Using Ladybugs to protect your cannabis garden


Using Ladybugs to protect your cannabis garden

If you’re like most people who grow cannabis, you probably prefer to eradicate any harmful, crop-destroying bugs in a natural and organic way. Who wants to smoke buds coated in a thick layer of chemical pesticides?

Unfortunately, that’s easier said than done—especially if you end up with spider mites, which are common in weed crops. Often times, by the time an infestation is even noticed, it might be too late for the milder, organic pesticides to be effective.

But fear not, there is a time-tested remedy that always gets the job done: ladybugs!

SPIDER MITES, POT’S NATURAL ENEMY

If you’re unfamiliar with the treacherous spider mite, it’s basically an extra small arachnid. Just like a regular spider, they have eight legs and spin webs, but they’re the size of a needlepoint.

These little critters absolutely love to munch on cannabis plants, and they start discreetly on the underside of the leaves, making them difficult to notice until it’s too late. It’s not unheard of for a large infestation to kill a plant in as little as 12 hours. They feed of the life source of your crops: chlorophyll.

As if that doesn’t sound bad enough already, just wait, it gets worse. Spider mites are ravenous and destructive, but they also produce enough offspring to possibly take over the earth.

On average, a female spider mite lays about one million eggs every month, which take only a few days to hatch. Yikes. There’s also the issue that many pesticides will kill adult insects, but not the eggs and larva—very similar to being overrun by fleas.

LADYBUGS TO THE RESCUE

Ladybugs, formally referred to as Coccinellidae, are small flying beetles that look adorable, but are complete savages when it comes to preying on common garden pests.

They’re especially fond of arachnids like spider mites, but they will also demolish a variety of insects including aphids, scales, mealybugs, leafhoppers, mites, and different types of soft-bodied insects. Ladybugs have been a garden staple since medieval times and are still used widely today.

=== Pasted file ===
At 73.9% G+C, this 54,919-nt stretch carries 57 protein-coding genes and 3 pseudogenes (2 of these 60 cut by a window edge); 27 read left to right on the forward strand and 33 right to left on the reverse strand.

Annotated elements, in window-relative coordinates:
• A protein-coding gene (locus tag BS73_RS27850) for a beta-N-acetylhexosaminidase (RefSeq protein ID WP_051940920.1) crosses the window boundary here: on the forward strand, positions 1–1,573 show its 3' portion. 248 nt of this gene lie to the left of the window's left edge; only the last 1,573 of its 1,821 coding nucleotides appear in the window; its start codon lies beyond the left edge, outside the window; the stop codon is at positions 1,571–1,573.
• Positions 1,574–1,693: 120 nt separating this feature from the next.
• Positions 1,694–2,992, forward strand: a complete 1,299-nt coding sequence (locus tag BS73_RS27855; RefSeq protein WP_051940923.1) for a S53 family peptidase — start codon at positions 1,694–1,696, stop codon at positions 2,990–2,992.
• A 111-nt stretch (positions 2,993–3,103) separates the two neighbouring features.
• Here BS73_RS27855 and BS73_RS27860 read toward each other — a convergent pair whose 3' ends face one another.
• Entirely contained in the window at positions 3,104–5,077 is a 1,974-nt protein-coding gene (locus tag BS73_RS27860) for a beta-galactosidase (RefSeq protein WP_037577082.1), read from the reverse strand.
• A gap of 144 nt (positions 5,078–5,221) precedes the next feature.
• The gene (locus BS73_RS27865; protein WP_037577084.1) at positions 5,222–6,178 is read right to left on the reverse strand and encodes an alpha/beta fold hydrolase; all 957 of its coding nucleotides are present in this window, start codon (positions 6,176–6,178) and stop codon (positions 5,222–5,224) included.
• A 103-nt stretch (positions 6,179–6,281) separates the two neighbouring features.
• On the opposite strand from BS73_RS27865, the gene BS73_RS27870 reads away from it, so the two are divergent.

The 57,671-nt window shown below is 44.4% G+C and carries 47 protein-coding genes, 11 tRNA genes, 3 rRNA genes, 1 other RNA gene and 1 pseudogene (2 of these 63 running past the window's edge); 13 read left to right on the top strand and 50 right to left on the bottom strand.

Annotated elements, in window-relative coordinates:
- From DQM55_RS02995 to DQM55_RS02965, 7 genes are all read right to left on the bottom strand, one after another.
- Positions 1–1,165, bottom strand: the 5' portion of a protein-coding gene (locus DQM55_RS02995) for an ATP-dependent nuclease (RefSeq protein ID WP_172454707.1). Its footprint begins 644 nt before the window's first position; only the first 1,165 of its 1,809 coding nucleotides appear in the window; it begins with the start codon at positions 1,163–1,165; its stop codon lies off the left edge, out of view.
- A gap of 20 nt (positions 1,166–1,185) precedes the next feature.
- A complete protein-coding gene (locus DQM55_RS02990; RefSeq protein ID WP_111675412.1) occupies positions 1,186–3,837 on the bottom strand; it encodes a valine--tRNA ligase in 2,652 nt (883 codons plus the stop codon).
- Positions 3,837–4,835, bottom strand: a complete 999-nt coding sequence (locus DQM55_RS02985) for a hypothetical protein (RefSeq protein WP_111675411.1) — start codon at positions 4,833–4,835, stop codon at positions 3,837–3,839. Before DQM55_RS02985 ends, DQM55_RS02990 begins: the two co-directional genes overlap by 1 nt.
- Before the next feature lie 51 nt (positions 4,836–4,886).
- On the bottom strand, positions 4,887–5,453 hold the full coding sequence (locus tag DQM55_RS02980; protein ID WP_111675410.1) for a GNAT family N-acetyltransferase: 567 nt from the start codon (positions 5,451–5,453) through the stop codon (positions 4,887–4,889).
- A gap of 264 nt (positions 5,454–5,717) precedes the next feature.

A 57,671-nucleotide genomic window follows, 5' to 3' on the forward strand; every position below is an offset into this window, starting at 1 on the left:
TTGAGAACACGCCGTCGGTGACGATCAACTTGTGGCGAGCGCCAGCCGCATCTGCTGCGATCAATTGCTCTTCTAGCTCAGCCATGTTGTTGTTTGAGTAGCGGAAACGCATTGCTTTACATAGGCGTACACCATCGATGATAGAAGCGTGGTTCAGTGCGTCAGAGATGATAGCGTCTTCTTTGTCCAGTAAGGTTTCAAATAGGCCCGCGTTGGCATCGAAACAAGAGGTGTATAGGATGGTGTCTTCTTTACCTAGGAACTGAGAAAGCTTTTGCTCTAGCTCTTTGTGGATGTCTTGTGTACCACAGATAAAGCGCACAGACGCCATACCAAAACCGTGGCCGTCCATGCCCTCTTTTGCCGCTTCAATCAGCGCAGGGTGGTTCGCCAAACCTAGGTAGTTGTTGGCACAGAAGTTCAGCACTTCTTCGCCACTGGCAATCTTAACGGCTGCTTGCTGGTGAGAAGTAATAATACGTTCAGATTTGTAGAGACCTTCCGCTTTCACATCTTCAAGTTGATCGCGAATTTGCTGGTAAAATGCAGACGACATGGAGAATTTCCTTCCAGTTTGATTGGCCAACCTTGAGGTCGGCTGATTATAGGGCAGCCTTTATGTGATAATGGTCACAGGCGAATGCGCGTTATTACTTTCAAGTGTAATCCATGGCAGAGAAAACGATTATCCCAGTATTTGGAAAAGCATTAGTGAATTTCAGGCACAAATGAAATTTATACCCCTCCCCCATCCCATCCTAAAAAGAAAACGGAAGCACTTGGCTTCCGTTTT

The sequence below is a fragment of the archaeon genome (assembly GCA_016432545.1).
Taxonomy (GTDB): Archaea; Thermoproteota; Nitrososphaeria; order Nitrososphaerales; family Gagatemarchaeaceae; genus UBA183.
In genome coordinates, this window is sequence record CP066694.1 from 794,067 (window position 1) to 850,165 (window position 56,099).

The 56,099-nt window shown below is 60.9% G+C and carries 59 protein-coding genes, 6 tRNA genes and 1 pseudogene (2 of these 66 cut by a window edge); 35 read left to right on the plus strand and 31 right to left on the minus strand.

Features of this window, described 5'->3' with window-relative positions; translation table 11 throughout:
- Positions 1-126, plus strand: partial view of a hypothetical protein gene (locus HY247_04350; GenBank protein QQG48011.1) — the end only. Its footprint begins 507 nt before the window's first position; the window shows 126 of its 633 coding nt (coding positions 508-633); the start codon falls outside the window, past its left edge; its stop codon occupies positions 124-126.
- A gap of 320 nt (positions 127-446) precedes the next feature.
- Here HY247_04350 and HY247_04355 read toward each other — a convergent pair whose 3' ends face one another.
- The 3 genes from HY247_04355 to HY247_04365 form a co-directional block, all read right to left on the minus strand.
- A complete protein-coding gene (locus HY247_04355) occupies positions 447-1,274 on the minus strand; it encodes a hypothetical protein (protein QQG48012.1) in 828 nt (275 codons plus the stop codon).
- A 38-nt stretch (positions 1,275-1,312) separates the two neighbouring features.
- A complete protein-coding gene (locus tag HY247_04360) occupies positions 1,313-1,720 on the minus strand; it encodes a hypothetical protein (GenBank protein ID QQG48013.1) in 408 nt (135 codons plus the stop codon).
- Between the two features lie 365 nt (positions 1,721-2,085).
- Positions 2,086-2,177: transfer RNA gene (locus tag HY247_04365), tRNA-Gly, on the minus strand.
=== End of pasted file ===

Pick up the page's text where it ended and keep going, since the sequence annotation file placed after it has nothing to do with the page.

Not only that, but they’re also considered a sign of good luck in many cultures. A small army of them could really do some damage to a pest infestation, considering each ladybug can eat up to 100 mites per day.

If you’re growing outdoors, ladybugs can easily become your best friend in the garden… but you’ll need to provide them with a suitable home.

HOW TO BUILD A LADYBUG HOUSE

HOW TO BUILD A LADYBUG HOUSE

Building a ladybug house is a very simple process that doesn’t require any expensive supplies. Most of the items can be found at your local grocery store. Make sure that your garden has been free from pesticides (both chemical and organic) for at least one month prior to adding the ladybug home to your garden.

HARDWARE

  • Small vented box with a fitted tray (like a cloning container)
  • New, clean sponge (free of any soap or detergent)
  • Reverse osmosis water
  • Raisins, craisins, or other dried fruit (no citrus)

DIRECTIONS

  • Step 1: Remove the tray from your vented box.
  • Step 2: Dampen the sponge with your reverse osmosis water. Add it to the tray.
  • Step 3: Add a small handful of the dried fruit (about 15 pieces).
  • Step 4: Put your ladybugs in the box, make sure it’s well-vented.
  • Step 5: Carefully place the box in your garden, out of direct sunlight.
  • Step 6: Make sure to refill the food and water tray daily or as needed.

Six simple steps and you’ve got yourself a hungry mob of carnivorous ladybugs, destroying all the annoying bugs that were turning your cannabis plants into their lunch. Bear in mind that ladybugs do fly, so the only way to really prevent them from leaving your garden is by covering it with very fine mesh lining.

They also can bite if provoked, but they’re not venomous and it’s extremely uncommon anyway. They’re actually quite social bugs that will gently crawl onto your fingers and hands if prompted.

So, there you have it. Have any of our readers used ladybugs in their own gardens and was it successful? Let us know, we’d love to hear from you!